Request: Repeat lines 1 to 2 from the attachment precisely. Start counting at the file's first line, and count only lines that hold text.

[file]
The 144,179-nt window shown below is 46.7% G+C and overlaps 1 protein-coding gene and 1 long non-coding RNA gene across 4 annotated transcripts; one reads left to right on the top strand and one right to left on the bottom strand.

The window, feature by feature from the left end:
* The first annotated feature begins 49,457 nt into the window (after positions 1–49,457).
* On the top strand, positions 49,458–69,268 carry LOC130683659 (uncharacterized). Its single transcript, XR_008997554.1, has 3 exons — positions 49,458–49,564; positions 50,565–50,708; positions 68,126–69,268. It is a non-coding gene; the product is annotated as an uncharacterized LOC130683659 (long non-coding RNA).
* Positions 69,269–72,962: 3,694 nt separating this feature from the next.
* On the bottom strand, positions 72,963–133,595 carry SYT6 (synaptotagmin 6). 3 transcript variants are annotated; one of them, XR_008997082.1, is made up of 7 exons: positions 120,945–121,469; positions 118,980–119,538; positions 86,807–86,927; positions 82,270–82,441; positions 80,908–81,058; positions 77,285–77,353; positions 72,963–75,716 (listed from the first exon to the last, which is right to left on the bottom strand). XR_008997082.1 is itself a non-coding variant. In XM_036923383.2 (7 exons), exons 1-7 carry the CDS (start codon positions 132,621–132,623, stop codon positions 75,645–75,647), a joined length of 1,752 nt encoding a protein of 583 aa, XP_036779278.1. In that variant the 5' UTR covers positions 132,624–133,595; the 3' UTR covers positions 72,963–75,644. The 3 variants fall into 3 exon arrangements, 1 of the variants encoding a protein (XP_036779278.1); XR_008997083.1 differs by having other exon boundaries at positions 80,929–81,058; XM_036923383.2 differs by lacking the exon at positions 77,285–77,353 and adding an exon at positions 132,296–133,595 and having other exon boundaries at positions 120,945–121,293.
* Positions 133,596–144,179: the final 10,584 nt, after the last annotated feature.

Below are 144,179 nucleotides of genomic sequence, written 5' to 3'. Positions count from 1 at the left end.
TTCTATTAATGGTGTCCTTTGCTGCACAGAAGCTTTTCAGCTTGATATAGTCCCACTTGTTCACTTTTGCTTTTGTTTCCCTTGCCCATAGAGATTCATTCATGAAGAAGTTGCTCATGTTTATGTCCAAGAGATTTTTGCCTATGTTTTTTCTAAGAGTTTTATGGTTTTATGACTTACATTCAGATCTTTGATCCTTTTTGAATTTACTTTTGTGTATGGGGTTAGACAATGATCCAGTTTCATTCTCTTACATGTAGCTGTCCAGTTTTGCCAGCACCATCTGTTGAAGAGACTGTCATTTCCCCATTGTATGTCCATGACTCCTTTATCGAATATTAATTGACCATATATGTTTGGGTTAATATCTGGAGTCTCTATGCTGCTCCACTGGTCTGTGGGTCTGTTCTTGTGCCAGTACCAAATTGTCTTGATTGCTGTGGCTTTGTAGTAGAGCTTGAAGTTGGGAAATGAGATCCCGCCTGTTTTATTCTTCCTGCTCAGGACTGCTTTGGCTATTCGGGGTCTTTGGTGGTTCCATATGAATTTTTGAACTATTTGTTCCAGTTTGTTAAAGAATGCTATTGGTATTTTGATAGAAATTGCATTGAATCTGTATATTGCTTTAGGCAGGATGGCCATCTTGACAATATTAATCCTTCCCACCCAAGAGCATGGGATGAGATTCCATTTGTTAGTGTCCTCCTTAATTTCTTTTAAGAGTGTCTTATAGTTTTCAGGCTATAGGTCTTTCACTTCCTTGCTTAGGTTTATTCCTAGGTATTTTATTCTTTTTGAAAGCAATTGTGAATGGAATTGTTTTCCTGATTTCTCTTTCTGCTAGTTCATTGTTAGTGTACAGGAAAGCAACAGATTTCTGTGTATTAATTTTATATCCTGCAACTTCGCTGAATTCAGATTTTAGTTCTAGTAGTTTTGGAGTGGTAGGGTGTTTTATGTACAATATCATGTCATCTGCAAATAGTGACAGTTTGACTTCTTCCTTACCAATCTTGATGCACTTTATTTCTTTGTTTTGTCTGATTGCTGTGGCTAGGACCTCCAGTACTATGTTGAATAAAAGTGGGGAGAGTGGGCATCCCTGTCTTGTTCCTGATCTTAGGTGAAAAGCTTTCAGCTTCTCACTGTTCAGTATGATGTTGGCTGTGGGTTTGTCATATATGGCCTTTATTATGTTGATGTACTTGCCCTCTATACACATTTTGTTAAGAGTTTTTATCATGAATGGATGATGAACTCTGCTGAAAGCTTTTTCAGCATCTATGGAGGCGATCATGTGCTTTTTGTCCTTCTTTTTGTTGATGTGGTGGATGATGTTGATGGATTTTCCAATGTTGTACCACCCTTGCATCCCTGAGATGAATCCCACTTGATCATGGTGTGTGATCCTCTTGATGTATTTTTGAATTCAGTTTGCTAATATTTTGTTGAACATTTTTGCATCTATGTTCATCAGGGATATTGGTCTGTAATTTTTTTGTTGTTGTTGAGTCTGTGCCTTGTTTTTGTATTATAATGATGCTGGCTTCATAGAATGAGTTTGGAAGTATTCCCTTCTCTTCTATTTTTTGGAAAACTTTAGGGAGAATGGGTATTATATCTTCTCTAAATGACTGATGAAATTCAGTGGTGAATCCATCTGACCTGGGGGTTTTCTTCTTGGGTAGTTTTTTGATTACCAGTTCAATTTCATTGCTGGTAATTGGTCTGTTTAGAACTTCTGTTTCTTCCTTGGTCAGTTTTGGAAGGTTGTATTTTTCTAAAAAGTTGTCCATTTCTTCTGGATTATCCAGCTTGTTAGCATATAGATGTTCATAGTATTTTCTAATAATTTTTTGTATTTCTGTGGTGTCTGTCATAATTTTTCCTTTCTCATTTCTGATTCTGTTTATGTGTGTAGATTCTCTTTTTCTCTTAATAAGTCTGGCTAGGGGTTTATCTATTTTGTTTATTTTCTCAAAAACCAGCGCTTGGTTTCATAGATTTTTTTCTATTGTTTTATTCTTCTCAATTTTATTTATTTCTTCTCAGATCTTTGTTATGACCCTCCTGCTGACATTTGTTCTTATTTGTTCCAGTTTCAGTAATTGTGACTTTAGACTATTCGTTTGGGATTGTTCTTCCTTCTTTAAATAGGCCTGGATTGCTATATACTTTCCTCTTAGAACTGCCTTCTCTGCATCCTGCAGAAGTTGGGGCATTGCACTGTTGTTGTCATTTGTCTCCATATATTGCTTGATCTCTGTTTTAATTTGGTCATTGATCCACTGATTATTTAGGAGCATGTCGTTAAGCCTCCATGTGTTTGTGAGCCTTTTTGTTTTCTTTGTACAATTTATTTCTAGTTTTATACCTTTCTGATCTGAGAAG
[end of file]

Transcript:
The 144,179-nt window shown below is 46.7% G+C and overlaps 1 protein-coding gene and 1 long non-coding RNA gene across 4 annotated transcripts; one reads left to right on the top strand and one right to left on the bottom strand.

The window, feature by feature from the left end: